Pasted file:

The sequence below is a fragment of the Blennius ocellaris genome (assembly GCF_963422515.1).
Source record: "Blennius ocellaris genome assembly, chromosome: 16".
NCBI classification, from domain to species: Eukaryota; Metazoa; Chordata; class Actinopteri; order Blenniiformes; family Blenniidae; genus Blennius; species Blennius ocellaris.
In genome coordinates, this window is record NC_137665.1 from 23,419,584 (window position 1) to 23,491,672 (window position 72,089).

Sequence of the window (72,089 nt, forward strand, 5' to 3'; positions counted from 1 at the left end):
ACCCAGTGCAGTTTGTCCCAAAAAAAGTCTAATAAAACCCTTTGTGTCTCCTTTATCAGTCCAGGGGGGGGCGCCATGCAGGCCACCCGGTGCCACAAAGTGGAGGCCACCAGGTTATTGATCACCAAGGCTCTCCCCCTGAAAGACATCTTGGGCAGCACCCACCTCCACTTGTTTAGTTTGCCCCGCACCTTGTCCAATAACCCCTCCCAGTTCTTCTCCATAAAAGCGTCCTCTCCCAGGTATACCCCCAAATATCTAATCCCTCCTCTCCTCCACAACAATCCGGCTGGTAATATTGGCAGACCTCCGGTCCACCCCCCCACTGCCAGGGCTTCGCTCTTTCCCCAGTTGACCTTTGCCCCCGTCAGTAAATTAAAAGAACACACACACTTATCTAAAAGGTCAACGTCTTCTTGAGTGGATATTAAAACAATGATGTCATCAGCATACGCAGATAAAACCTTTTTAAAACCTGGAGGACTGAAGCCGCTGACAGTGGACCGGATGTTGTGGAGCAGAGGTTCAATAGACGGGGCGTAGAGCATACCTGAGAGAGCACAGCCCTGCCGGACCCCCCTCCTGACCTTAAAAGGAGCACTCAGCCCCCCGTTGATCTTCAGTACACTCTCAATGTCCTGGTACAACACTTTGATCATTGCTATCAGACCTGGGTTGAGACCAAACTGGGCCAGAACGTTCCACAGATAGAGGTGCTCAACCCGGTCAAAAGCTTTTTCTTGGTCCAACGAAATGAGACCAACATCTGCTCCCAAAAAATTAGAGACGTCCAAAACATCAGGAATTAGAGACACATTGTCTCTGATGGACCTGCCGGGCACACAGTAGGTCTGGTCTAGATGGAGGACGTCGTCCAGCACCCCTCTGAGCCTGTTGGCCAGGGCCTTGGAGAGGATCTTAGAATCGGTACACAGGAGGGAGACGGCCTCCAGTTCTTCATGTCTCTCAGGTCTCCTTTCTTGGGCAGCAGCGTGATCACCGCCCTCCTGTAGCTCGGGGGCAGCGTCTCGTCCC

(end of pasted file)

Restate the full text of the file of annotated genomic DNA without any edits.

The sequence below is a fragment of the Blennius ocellaris genome (assembly GCF_963422515.1).
Source record: "Blennius ocellaris genome assembly, chromosome: 16".
NCBI classification, from domain to species: Eukaryota; Metazoa; Chordata; class Actinopteri; order Blenniiformes; family Blenniidae; genus Blennius; species Blennius ocellaris.
In genome coordinates, this window is record NC_137665.1 from 23,419,584 (window position 1) to 23,491,672 (window position 72,089).

Sequence of the window (72,089 nt, forward strand, 5' to 3'; positions counted from 1 at the left end):
ACCCAGTGCAGTTTGTCCCAAAAAAAGTCTAATAAAACCCTTTGTGTCTCCTTTATCAGTCCAGGGGGGGGCGCCATGCAGGCCACCCGGTGCCACAAAGTGGAGGCCACCAGGTTATTGATCACCAAGGCTCTCCCCCTGAAAGACATCTTGGGCAGCACCCACCTCCACTTGTTTAGTTTGCCCCGCACCTTGTCCAATAACCCCTCCCAGTTCTTCTCCATAAAAGCGTCCTCTCCCAGGTATACCCCCAAATATCTAATCCCTCCTCTCCTCCACAACAATCCGGCTGGTAATATTGGCAGACCTCCGGTCCACCCCCCCACTGCCAGGGCTTCGCTCTTTCCCCAGTTGACCTTTGCCCCCGTCAGTAAATTAAAAGAACACACACACTTATCTAAAAGGTCAACGTCTTCTTGAGTGGATATTAAAACAATGATGTCATCAGCATACGCAGATAAAACCTTTTTAAAACCTGGAGGACTGAAGCCGCTGACAGTGGACCGGATGTTGTGGAGCAGAGGTTCAATAGACGGGGCGTAGAGCATACCTGAGAGAGCACAGCCCTGCCGGACCCCCCTCCTGACCTTAAAAGGAGCACTCAGCCCCCCGTTGATCTTCAGTACACTCTCAATGTCCTGGTACAACACTTTGATCATTGCTATCAGACCTGGGTTGAGACCAAACTGGGCCAGAACGTTCCACAGATAGAGGTGCTCAACCCGGTCAAAAGCTTTTTCTTGGTCCAACGAAATGAGACCAACATCTGCTCCCAAAAAATTAGAGACGTCCAAAACATCAGGAATTAGAGACACATTGTCTCTGATGGACCTGCCGGGCACACAGTAGGTCTGGTCTAGATGGAGGACGTCGTCCAGCACCCCTCTGAGCCTGTTGGCCAGGGCCTTGGAGAGGATCTTAGAATCGGTACACAGGAGGGAGACGGCCTCCAGTTCTTCATGTCTCTCAGGTCTCCTTTCTTGGGCAGCAGCGTGATCACCGCCCTCCTGTAGCTCGGGGGCAGCGTCTCGTCCC